I kept telling myself, if it was a dead trail, there was no harm done. I would walk away. Forget Tony, forget Kylie and leave Johnny’s memory dead and buried.
I still didn’t know what I was going to do if his brother was connected to his death.
The rest of the day went slowly. It was too hot and humid to sleep and my guts were doing lazy somersaults every time I thought about heading into Mangere.
It would take me half an hour to drive to the spot. I set off early, getting there about half an hour early. I drove down the gravel access road to the site. The road opened out onto a roughly rectangular vehicle park. It was ringed with front end loaders and graders. A white truck was parked in front of a dusty white portacom. A single light shone above its door. I sat at the entrance to the yard for a while before gently edging my car towards the portacom. I made it halfway across before I was pinned in headlights. There were four of them, one in each corner of the yard. Their lights, burning on high beam, blinded me. I stopped the car, opened the door and took a step into the open, shielding my eyes, straining to see anything against the glare.
The only way out of the yard was the way I had driven in. I turned and saw a fifth vehicle pull in behind me, blocking my exit. It had its lights off. Its engine idled. The driver tweaked the gas and the engine roared. I flinched, stumbling back into my car. Satisfied that he had scared seven shades of shit out of me, he turned off the engine and it sat softly ticking as it cooled in the night air. I could hear the laughter before they had even opened the door.
The passenger door opened. A massive figure unfolded itself from the front seat. I had met Colin Tuki a few times. He was hard man to forget. I’m 187cm and 99kg, plus or minus a pie, but he was a good head taller and could have used me as a toothpick. If he was trying to intimidate, it was working. He shrugged on a leather vest and walked towards me.
“Detective Kelly,” he nodded. “You’re early.”
“Wasn’t sure I had the right place.”
“You sure now?”
“Nope, must have taken a wrong turn.”
“Depends on whether funny gets me killed or not.”
“Making no promises Detective.” He stopped about 10 feet from me. “Put your hands in the air and step out from the car. One of the boys’ll pat you down.”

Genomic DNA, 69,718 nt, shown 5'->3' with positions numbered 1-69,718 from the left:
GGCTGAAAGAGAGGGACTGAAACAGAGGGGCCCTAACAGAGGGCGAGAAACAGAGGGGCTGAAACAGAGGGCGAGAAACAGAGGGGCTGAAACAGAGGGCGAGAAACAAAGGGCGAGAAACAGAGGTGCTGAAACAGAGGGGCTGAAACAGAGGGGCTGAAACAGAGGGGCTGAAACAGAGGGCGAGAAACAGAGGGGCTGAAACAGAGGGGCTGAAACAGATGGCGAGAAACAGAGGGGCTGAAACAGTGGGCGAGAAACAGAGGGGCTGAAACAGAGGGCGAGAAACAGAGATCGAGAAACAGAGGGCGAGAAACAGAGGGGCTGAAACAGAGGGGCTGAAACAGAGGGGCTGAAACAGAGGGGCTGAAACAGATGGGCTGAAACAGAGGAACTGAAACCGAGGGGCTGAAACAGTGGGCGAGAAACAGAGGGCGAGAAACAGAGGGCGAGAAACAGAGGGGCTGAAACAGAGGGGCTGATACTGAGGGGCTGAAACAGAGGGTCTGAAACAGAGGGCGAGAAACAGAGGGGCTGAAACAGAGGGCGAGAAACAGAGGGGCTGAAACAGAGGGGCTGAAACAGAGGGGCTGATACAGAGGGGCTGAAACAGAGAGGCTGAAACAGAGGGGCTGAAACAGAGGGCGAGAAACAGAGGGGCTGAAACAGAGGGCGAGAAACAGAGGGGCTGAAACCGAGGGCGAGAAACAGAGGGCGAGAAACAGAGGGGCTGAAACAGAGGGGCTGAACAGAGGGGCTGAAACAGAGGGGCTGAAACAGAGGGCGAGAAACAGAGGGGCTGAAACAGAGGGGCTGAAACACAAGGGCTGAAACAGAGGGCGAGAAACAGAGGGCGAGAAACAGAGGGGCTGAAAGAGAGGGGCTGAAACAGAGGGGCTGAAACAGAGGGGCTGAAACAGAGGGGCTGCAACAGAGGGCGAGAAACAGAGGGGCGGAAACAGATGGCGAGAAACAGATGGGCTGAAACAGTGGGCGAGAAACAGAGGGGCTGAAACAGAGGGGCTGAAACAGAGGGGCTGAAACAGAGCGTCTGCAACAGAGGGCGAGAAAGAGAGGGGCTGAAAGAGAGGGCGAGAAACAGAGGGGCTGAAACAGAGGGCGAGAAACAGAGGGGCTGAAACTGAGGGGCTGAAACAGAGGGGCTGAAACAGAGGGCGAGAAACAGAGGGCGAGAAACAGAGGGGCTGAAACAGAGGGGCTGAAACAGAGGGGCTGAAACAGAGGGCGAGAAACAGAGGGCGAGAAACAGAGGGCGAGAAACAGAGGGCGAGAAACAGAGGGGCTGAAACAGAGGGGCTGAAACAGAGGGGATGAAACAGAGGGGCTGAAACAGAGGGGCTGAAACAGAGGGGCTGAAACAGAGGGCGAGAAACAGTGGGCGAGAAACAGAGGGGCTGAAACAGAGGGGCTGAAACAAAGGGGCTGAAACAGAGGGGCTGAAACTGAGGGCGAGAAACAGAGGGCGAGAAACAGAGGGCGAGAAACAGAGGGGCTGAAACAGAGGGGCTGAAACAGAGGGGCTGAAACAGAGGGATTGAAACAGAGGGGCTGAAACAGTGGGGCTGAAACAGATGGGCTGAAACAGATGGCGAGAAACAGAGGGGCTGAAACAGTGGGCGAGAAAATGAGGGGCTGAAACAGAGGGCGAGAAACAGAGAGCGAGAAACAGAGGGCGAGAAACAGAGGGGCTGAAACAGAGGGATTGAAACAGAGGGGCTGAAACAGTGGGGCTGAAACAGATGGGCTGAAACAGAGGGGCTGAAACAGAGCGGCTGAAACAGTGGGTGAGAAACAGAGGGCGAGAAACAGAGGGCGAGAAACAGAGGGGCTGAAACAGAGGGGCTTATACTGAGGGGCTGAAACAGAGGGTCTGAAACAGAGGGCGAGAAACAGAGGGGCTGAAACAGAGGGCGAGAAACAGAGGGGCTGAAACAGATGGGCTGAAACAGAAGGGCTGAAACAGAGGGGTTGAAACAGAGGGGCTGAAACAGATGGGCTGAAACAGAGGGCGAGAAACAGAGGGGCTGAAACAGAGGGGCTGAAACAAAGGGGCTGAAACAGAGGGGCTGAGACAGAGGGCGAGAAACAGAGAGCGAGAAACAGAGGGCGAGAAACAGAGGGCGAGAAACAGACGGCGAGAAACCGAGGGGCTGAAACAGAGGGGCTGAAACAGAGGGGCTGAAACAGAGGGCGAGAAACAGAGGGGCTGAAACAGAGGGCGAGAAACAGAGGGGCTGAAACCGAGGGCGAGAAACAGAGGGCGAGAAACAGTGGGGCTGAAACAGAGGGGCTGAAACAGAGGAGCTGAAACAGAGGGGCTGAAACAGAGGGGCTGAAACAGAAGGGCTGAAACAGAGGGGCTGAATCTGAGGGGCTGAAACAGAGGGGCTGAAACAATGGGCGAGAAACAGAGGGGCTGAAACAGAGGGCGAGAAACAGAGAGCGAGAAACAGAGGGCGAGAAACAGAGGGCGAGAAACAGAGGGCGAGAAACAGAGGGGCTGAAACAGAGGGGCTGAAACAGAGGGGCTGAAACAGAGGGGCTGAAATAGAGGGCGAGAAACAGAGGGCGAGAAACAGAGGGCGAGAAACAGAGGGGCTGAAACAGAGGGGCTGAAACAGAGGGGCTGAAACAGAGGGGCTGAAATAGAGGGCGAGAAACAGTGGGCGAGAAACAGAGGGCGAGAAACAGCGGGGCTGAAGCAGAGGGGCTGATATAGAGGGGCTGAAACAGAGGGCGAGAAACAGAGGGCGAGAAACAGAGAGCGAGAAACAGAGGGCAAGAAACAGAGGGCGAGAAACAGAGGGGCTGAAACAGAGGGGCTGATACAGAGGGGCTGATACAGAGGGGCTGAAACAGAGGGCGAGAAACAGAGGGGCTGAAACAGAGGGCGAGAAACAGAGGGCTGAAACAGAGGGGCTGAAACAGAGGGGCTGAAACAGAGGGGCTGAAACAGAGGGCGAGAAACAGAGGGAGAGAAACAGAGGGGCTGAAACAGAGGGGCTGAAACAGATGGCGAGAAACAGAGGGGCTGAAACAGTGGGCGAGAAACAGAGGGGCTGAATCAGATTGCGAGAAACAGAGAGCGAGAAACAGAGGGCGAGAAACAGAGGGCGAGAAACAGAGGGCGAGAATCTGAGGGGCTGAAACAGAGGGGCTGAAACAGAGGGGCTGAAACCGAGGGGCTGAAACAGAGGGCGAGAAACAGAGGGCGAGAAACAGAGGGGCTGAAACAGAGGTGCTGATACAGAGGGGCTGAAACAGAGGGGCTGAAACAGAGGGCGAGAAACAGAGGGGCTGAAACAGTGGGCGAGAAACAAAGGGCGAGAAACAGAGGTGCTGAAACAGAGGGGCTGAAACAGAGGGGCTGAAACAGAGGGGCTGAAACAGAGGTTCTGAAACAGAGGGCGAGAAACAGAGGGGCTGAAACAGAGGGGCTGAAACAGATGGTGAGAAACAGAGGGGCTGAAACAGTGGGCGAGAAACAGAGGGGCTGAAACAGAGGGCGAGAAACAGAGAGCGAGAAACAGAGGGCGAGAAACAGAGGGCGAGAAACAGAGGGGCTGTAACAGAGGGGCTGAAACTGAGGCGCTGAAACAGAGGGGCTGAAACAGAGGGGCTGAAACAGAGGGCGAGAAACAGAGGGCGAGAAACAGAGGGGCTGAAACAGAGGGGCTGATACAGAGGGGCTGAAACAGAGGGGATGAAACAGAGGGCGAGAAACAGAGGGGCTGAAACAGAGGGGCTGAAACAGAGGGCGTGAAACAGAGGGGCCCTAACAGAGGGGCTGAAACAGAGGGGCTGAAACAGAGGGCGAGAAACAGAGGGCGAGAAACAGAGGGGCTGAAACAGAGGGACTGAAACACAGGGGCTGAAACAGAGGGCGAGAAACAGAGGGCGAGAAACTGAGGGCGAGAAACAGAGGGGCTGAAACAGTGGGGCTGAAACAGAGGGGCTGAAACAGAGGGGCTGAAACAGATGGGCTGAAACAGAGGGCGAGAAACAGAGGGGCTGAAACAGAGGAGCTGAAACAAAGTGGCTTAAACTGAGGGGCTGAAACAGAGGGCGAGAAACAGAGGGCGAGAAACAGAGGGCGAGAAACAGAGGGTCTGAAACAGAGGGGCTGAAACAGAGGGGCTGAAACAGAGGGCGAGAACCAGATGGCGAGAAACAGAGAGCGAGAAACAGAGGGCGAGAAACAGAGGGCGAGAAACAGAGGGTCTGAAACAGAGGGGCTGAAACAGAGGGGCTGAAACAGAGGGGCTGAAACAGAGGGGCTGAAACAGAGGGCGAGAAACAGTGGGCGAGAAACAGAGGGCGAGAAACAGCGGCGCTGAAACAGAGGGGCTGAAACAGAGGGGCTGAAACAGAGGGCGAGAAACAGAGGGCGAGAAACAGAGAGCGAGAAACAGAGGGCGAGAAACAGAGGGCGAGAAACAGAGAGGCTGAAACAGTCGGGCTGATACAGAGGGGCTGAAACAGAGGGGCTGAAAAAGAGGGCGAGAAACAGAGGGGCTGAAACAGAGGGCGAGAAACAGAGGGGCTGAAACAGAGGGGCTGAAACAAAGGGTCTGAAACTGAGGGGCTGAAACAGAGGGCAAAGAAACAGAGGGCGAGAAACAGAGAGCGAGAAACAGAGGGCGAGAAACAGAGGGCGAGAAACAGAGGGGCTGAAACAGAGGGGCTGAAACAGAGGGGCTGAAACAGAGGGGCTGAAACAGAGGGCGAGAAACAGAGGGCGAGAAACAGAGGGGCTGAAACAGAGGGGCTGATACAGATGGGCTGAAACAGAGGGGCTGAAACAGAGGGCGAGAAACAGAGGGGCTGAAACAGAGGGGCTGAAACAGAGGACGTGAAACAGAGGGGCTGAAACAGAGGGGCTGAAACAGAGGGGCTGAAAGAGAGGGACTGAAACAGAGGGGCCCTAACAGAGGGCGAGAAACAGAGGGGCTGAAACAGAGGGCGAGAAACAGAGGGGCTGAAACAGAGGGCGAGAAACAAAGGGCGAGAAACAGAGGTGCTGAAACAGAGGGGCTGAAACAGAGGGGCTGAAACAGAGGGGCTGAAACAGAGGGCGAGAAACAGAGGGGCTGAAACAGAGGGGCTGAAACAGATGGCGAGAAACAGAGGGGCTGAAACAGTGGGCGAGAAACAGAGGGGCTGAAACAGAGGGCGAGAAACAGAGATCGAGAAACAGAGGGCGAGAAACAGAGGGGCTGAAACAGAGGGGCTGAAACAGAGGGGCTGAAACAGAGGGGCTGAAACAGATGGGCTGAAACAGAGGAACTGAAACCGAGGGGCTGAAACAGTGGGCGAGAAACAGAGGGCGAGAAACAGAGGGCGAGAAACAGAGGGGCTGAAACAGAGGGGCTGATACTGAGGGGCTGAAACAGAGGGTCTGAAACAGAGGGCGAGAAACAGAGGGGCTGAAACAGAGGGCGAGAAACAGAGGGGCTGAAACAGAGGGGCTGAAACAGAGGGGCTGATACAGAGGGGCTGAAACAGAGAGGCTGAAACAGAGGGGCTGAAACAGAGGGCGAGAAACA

I took a step out from the car. Two guys stepped out from the light. I heard the unforgettable sound of a round being racked into the chamber of a pump action. One walked behind me, pushed my arms in the air and expertly felt me up. He stepped away and nodded to Horse. The other guy kept the pump on me the whole time.
“So what do you want?”
“I want to talk to you about your brother”
“What about him, he’s dead”
“About your brother,” I tried to shrug some life back into my shoulders and arms. “Do you know what happened?”
He looked hard at me.
“If I did there’d be at least one dead honky, probably two, because you are really starting to piss me off.”
“How do you know it’s a honky?”
“No nigga is that stupid.”
Hard to argue with that logic.
“What was he doing in Red Hills?”
“He was on business.”
“My fucking business,” he clenched his fists. I could hear the knuckles crack. He took a long breath, considered his options. “He was burying some cash. There was about half a million buried up there.”
“Gone,” he smiled. “You wouldn’t know anything about that?”
I shook my head.
“We could make sure. How does that sound?”
“Uncomfortable.” He smiled again. “Who else knew about the money?”
“A few of the bros. It wasn’t anyone I know. They’d be dead already.”
“Did you know Johnny Murphy?” I said.
He shook his head. “Should I?”
“How about Tony Murphy?”
Horse tried hard to hide his expression.
“The lawyer, what’s that motherfucker got to do with anything?”
“You know him?”
“He’s a slimy prick. Bought coke from us a couple of times, thought it made him a gangster.”
“Did he know about the money?”
“How dumb do you think I am?”
That didn’t seem like a safe question to answer.
I had an idea.
“Give me a day and I’ll tell you who killed your brother.”
“Why should I give you a day? Why don’t I just fucking beat the answer out of you now?”